Chesnutt Proposes Program To Address Chinese Trade Practices

At a hearing conducted last week by the US-China Economic and Security Review Commission in North
Carolina, James Chesnutt, former chairman of the National Council of Textile Organiztions (NCTO)
and CEO of National Spinning Inc., called for a nine-point program to address what, according to
the NCTO, is “a threat posed by China to the US textile and apparel industry.”

Created by Congress, the commission is mandated to monitor, investigate and submit an annual
report on the national security implications of trade and other relationships with China.

“The central issue is not what policies or practices the central government in Beijing has
undertaken, rather the central issue is how our own government has responded, or more accurately,
has failed to respond to China’s deliberate economic intervention on behalf of its citizens and its
industry,” said Chesnutt, testifying at the hearing.

As part of his testimony, Chesnutt released a NCTO analysis that shows the Chinese government
offers its textile manufacturers 73 subsidies, and he said the US government has failed to develop
any such comprehensive list of Chinese subsidies.

In order to address what he sees as problems with Chinese trade, Chesnutt proposed a
nine-step program that he said would lead to a “revitalization of the US textile industry.” The
program calls for:

• Congress to pass legislation that would address China’s currency manipulation;

• extension or replacement of the current China textile import safeguards, designed to
address market disruption;

• creation of a “Comprehensive Subsidy Database” for use by US manufacturers;

• an increase in anti-dumping and countervailing duty assistance to small and medium-sized US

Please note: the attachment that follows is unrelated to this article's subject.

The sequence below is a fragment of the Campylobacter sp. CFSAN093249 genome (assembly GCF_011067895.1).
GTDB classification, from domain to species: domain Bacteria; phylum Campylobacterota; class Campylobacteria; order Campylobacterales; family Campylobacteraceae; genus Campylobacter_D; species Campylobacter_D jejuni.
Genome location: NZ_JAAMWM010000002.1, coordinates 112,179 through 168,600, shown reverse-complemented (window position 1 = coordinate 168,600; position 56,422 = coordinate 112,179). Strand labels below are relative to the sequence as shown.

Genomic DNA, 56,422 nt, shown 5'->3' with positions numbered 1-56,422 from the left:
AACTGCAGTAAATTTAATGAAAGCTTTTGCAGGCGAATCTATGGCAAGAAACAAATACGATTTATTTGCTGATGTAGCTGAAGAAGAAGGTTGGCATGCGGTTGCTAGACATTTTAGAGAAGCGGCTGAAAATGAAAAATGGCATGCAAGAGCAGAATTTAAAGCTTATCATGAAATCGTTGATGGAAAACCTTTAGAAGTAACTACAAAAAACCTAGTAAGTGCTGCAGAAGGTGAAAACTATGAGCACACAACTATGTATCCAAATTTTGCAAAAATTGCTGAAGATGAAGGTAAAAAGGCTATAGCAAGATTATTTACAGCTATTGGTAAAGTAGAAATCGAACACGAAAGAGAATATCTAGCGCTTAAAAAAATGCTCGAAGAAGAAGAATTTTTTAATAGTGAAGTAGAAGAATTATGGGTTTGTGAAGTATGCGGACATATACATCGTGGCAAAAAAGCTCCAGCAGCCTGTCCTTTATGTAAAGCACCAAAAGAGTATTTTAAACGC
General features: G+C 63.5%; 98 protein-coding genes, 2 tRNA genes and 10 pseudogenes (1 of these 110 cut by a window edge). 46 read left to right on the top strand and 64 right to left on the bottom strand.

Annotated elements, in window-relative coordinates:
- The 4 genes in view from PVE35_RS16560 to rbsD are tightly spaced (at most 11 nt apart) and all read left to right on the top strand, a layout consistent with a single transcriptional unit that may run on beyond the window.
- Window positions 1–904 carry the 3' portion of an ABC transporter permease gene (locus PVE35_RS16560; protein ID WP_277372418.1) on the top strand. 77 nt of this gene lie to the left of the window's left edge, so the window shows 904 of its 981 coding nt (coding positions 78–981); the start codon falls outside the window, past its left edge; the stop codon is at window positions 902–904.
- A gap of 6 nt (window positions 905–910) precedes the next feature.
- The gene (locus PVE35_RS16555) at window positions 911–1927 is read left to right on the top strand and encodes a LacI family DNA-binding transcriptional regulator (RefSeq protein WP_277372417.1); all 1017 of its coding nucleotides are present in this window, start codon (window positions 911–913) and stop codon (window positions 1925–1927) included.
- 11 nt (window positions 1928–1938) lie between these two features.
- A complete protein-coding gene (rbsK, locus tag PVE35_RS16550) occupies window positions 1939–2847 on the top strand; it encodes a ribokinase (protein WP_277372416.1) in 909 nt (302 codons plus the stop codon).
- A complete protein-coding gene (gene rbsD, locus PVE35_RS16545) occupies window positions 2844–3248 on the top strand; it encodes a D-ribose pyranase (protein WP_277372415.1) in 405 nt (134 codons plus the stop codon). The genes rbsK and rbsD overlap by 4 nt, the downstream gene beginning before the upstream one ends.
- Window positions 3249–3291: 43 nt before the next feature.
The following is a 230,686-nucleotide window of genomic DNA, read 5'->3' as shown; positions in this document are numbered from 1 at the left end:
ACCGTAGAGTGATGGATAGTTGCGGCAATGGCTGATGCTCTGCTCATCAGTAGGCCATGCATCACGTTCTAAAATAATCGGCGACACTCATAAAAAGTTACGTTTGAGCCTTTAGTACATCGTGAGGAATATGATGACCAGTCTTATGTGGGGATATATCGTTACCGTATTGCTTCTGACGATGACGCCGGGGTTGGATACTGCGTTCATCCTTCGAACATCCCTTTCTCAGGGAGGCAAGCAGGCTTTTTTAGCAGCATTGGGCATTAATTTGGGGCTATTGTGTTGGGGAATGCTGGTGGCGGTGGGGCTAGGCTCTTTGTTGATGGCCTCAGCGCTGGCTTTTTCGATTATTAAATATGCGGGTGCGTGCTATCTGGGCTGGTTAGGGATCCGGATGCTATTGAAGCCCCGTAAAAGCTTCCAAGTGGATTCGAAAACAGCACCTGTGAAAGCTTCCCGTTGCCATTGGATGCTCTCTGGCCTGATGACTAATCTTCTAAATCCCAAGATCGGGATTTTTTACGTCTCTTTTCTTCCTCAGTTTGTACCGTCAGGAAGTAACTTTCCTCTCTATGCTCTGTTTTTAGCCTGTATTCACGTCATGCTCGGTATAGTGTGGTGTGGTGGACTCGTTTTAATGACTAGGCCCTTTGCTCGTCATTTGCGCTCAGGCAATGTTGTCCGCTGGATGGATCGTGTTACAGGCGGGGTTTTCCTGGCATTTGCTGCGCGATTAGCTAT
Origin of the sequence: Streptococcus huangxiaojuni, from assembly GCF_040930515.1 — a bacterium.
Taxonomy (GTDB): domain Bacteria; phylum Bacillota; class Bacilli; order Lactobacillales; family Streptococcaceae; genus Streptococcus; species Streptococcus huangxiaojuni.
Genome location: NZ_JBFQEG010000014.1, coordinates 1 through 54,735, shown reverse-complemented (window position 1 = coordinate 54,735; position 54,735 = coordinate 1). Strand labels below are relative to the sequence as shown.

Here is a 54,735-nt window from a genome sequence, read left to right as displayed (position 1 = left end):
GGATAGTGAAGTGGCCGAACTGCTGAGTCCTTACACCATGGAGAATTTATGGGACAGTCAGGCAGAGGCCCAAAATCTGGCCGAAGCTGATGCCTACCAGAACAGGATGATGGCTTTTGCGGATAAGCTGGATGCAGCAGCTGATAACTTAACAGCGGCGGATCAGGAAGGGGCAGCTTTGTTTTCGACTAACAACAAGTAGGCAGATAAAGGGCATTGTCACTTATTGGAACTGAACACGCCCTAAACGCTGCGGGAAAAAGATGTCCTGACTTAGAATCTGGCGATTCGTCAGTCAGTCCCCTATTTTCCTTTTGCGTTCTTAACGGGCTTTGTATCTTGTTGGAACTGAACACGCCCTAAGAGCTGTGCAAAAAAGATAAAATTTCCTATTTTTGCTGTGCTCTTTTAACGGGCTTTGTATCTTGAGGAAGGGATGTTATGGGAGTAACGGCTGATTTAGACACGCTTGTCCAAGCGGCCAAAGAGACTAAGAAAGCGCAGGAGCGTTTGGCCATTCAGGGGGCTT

manufacturers;

• increased enforcement efforts by the US Trade Representative and the Department of Commerce
to deal with illegal trade;

• a review of the Chinese government’s support for its state-owned industries, including
textiles, and penalization of illegal transactions;

• an increase in Customs enforcement efforts, with particular emphasis on China;

• development of a more effective enforcement system that holds US importers responsible for
illegal imports and provides stronger penalties for violations; and

• imposition of penalties on companies that import products made by Chinese companies that
pollute the environment.

Chesnutt concluded that US textile companies cannot survive “when they are pitted against the
Chinese government.”

In a related development, as the US Department of Labor issued its August employment data
showing the loss of 4,000 jobs nationally and a total of 215,000 jobs in the past 12 months, the
American Manufacturing Trade Action Coalition (AMTAC) renewed its appeal for Congress to enact
legislation addressing the currency manipulation issue and problems resulting from the value-added
taxes imposed by other countries.

“It is imperative for Congress to level the playing field for US manufacturers expeditiously
by passing legislation that would address the massive disadvantage to US producers caused by
foreign value-added taxes and manipulated currencies,” said Auggie Tantillo, executive director,
AMTAC.

He added that foreign border taxes such as value-added taxes placed US manufacturers at a
disadvantage estimated at $294 billion in 2005, and that figure continues to increase.



September 11, 2007
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